We opened the conversation by asking “What Services Do You Offer?” The participants responded with many items.  Computers, online access, and training workshops were the most popular services.  Other services included skills and job training, free assessments, and job fairs.

We then asked participants about their “thoughts on barriers” for people east of 72nd Street seeking gainful employment.  Participants responded with barriers such as the technology gap; transportation; having an established work history; substance abuse; education/skills; not enough jobs; online applications; and the welfare cliff (where benefits outweigh employment).

Participants were then asked to “share successes and challenges” they have faced within their organization.  Successes included partnerships; career, job, and tech education; services spread through word of mouth; free bus passes for classes; tutoring; and many agencies are working on this problem together.  The challenges included reading levels; a big pool of applicants; physical/mental issues; a continuation of learning English; job/skill mismatch; and funding.

The participants were then asked to look at the list of services, success/challenges, barriers, and who they are serving to see if they could “identify unifying themes”.  They identified 4 major themes.   We gave everyone a sticky dot to vote for the theme they wanted to address as a group conversation.

The voting results were –

  • Partnerships – 5 votes
  • Transportation
  • Education | Skills | Technology – 9 votes
  • Work Closely with Employees

While there was a lot of discussion around transportation, nobody selected transportation as a discussion issue.

Our last question was “what would success look like for Education | Skills | Technology?”

The participants’ ideas were –

  • Additional education through the job after hiring
  • A faster–paced track to employment
  • Practical internships where education is better tied to the job
  • Everyone has the necessary technology and skills
  • A place to find all free online job training/tech resources
  • That the word about services is connected to those seeking it
  • Personality assessment matching to skills
  • Social/soft skills training
  • NCRC (National Child Research Center) model
  • Having a job coach/mentor.

We thanked everyone for taking time out of their day to have this conversation.  We noted that great information came out of this meeting.  We agreed to share contact information so the group could work together or separately on the issues discussed.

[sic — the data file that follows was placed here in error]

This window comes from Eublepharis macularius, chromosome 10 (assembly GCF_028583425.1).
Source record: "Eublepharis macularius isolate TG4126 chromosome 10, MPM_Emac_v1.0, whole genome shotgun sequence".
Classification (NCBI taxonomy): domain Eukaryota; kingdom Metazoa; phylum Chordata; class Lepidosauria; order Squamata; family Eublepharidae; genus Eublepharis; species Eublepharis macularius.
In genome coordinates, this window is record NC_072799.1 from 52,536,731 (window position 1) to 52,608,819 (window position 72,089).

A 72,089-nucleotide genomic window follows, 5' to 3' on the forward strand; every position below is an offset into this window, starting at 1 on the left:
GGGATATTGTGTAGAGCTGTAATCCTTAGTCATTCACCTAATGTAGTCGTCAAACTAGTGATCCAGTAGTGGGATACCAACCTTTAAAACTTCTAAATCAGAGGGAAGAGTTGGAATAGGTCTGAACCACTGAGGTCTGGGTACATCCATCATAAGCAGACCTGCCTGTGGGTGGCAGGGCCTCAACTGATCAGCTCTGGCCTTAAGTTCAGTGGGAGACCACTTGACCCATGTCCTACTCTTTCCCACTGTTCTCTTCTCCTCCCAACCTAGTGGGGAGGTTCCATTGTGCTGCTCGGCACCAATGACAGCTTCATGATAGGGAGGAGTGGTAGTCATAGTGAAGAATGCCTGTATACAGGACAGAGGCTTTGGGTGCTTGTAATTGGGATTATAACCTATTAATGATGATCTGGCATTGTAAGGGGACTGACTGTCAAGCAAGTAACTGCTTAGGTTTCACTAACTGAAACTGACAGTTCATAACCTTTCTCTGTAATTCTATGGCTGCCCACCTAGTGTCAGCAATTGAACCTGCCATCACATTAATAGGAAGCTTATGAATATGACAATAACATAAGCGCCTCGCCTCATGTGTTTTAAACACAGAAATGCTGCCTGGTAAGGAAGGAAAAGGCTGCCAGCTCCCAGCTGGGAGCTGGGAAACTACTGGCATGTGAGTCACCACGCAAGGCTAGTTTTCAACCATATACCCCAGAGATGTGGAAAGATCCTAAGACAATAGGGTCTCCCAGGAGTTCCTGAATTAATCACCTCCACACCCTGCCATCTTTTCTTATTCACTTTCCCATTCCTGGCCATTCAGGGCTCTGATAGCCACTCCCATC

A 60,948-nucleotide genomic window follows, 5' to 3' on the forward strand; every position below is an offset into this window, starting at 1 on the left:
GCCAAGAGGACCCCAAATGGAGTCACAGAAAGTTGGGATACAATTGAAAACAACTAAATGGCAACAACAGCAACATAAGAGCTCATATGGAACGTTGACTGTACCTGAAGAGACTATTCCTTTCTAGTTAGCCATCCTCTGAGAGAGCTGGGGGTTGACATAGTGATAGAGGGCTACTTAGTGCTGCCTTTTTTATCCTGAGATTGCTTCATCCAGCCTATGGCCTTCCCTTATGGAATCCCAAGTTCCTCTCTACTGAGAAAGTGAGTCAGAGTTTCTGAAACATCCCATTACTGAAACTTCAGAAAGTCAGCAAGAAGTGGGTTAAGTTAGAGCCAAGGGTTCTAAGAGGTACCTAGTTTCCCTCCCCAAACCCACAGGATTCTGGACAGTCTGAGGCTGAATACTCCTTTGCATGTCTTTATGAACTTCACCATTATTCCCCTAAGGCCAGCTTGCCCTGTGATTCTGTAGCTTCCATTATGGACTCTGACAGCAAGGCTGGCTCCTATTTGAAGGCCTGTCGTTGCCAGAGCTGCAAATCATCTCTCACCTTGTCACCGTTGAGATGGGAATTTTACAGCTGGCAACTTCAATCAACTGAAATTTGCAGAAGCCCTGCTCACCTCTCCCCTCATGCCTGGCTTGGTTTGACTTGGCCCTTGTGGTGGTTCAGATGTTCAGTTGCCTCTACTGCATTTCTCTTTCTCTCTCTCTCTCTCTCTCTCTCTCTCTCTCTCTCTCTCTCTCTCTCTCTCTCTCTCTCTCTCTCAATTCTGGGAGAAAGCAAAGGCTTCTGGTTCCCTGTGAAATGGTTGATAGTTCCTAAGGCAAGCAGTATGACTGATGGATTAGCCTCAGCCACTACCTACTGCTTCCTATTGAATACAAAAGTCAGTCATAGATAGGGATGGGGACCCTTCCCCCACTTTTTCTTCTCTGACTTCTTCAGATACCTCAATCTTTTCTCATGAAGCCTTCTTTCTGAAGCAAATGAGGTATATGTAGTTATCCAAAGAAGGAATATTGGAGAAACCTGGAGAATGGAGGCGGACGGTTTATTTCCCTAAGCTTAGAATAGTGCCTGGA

Finally, we asked the group for feedback by doing a meeting Plus / Delta evaluation.

The Pluses included –

  • Having refreshments (M&M’s, kettle corn, lemon water, mints)
  • Location and room (Benson Branch Library meeting room)
  • The icebreaker activity (favorite job)
  • David’s census data overview
  • The facilitators’ organization
  • The flow of the agenda

Deltas (areas for change) included –

  • Bringing employers into the discussion
  • Having a next meeting in place
  • Bringing in more people/experts who could talk about ways that organizations could partner on projects

Since we didn’t do a Plus/Delta in the first pilot projects, this was a nice way to capture more timely feedback.

After the meeting

Sarah VanRaden, a library staff member who had attended a Pilot Project 1 discussion, remarked that this facilitated meeting was better organized and ran more smoothly than the first facilitated meeting she attended.  This was really great information to have from an internal staff perspective.   Perhaps we should invite her to a Pilot Project 3 meeting for her evaluative comments.  Sarah could also write a short blog post about her observations from all three meetings.

People came up to us and remarked that they really enjoyed the conversation.  We had one lady tell us how disappointed she is that we are not continuing to lead this topic.  Side note reflection – it does feel awkward to have this amazing conversation and then BAM, we are out of it.  It is like going on an amazing date and your date never calls for a second date.

We definitely had interest from other attendees about meeting again.  We’re hoping this is a conversation that could continue or turn into a Pilot Project 3.

Posted by Amy Mather and Melanie Feyerherm Schultz